On Balance, There Is Merit In Both Technical And Fundamental Analysis

Technical analysts are stock market wizards who claim their share price graphs have amazing predictive value. They claim history repeats itself in the stock market and that patterns can be discovered and used to predict a share price’s next move.

For example, a 20-year graph that also contains moving averages and volume data is a magnificent summary and representation of thousands of transactions. This is a depiction of the daily supply of and demand for the share and it is completely objective. Many patterns and price consolidations seem to repeat and a careful study can give some idea as to the volatility of the share.

Fundamental analysts pooh-pooh technical analysts as a lot of hocus pocus. They claim that the only theoretically defensible way of valuing stocks is the discounting of forecast cash flows. Technical analysts would counter by arguing that future cash flows cannot be reliably determined in any event, and given the accounting and management corruption in business these days, this is a fair point.

The most devout of technical analysts lock themselves in tiny dusty rooms, board up the windows and carefully study their charts. Speaking to management teams and visiting factory plants, forecasting cash flows and phoning analysts is just a waste of time for them.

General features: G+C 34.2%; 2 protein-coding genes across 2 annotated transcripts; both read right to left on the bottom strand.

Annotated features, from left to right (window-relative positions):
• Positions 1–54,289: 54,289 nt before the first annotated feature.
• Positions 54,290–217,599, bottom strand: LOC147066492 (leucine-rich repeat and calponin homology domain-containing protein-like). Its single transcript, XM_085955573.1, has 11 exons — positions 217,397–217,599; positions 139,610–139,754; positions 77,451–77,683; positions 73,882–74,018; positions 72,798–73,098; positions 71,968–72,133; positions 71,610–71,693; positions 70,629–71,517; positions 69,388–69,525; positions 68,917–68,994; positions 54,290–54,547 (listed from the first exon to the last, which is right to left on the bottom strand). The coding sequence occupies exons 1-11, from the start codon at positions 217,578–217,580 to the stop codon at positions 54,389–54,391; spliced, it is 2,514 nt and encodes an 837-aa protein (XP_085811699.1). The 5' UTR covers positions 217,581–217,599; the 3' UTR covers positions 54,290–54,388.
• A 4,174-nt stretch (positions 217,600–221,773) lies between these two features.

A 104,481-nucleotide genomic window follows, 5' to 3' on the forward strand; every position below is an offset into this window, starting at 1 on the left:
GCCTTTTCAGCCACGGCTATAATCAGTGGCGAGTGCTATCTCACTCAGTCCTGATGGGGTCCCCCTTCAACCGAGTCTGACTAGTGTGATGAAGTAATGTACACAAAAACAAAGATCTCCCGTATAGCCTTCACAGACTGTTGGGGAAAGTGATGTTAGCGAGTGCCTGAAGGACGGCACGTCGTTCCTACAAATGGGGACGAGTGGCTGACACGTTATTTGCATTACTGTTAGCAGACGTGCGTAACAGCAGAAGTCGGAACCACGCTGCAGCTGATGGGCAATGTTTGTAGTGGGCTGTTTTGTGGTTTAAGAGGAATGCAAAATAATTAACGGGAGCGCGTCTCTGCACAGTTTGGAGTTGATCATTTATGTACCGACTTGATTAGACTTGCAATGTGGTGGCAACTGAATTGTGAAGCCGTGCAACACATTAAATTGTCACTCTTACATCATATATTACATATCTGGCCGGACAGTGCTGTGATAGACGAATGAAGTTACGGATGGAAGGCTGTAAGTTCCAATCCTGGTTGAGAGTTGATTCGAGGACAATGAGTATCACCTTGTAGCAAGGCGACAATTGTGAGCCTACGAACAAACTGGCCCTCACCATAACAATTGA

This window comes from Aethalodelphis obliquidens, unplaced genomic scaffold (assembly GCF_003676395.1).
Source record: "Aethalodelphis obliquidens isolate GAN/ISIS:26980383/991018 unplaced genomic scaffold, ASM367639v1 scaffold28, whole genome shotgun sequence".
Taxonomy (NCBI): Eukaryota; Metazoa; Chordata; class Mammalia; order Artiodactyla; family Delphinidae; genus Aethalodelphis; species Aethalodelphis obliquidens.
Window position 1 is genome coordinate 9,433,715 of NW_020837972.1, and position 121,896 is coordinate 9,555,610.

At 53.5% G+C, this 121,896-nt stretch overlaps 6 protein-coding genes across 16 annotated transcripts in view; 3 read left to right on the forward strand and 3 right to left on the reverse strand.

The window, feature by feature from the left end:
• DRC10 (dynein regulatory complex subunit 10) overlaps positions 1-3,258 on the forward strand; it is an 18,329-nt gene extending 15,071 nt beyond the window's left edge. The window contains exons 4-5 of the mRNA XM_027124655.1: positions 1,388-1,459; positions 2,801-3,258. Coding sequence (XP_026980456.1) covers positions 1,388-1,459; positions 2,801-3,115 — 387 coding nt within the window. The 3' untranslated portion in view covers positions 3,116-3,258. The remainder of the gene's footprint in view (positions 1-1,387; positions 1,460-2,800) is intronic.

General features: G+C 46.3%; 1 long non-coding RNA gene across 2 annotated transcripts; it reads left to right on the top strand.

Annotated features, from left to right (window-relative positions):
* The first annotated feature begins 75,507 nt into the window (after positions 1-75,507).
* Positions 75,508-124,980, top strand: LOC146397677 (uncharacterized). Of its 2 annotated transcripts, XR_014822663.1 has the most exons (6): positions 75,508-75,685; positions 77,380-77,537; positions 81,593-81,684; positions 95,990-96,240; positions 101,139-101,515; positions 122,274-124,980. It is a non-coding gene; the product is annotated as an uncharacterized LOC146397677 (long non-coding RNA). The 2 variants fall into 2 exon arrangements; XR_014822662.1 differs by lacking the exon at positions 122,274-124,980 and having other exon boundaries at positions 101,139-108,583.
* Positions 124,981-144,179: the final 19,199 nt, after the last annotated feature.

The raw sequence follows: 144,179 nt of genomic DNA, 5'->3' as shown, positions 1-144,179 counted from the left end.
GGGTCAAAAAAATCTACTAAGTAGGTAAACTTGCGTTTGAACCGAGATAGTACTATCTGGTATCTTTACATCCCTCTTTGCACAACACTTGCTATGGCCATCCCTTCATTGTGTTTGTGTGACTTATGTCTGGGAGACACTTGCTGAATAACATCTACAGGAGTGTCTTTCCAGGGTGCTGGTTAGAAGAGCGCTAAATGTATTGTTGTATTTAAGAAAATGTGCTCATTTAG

A typical analysis will emphasise the following:
• Certain price patterns and shapes that have predictive powers;
• A 120 – week moving average to determine the underlying long-term trend of the share price;
• A 52 – day moving average to determine the short-term trend. This is used for active trading on a day-to-day basis;
• Volume data as volume precedes or confirms price movement for example, a significant move in the share price is more noteworthy if it is accompanied by a significant increase in the volume of shares traded. Another valuable volume indicator may be a reduction in trading activity as a share reaches lows. This could indicate that a lot of accumulation has taken place; and
• Support the resistance levels. When a support or resistance level is punctuated, the next move will be dramatic.

My biggest problem with this is that I don’t know of any very rich and famous technical analysts, while it is not difficult to think of many successful fundamental analysts and long-term investors. As in all things, I think it’s important to find a balance.
When you study a graph, you are less likely to be distracted by the collapse of the Russian empire, Saddam and Bin Laden, interest rates, American foreign policy, Israel, Eron, or the fact that core earnings on the S&P 500 still reflect a price/earnings ratio of 17 times. It is a great filter mechanism because, let’s face it, if you concentrate on all the problems facing the world today, who would want to own shares?

On the other hand, you will never understand the business economics of a company and its strengths and weaknesses by simply studying a graph. This is where technical analyst die-hards miss the point. Investors today need to use every technique and resource available to them, including technical and fundamental analysis.

But remember, although these graphs may not look like the Mona Lisa, a picture is still worth a thousand words and once all the fundamental research has been carried out, a share price graph remains a most valuable tool to assist investors in timing their purchases.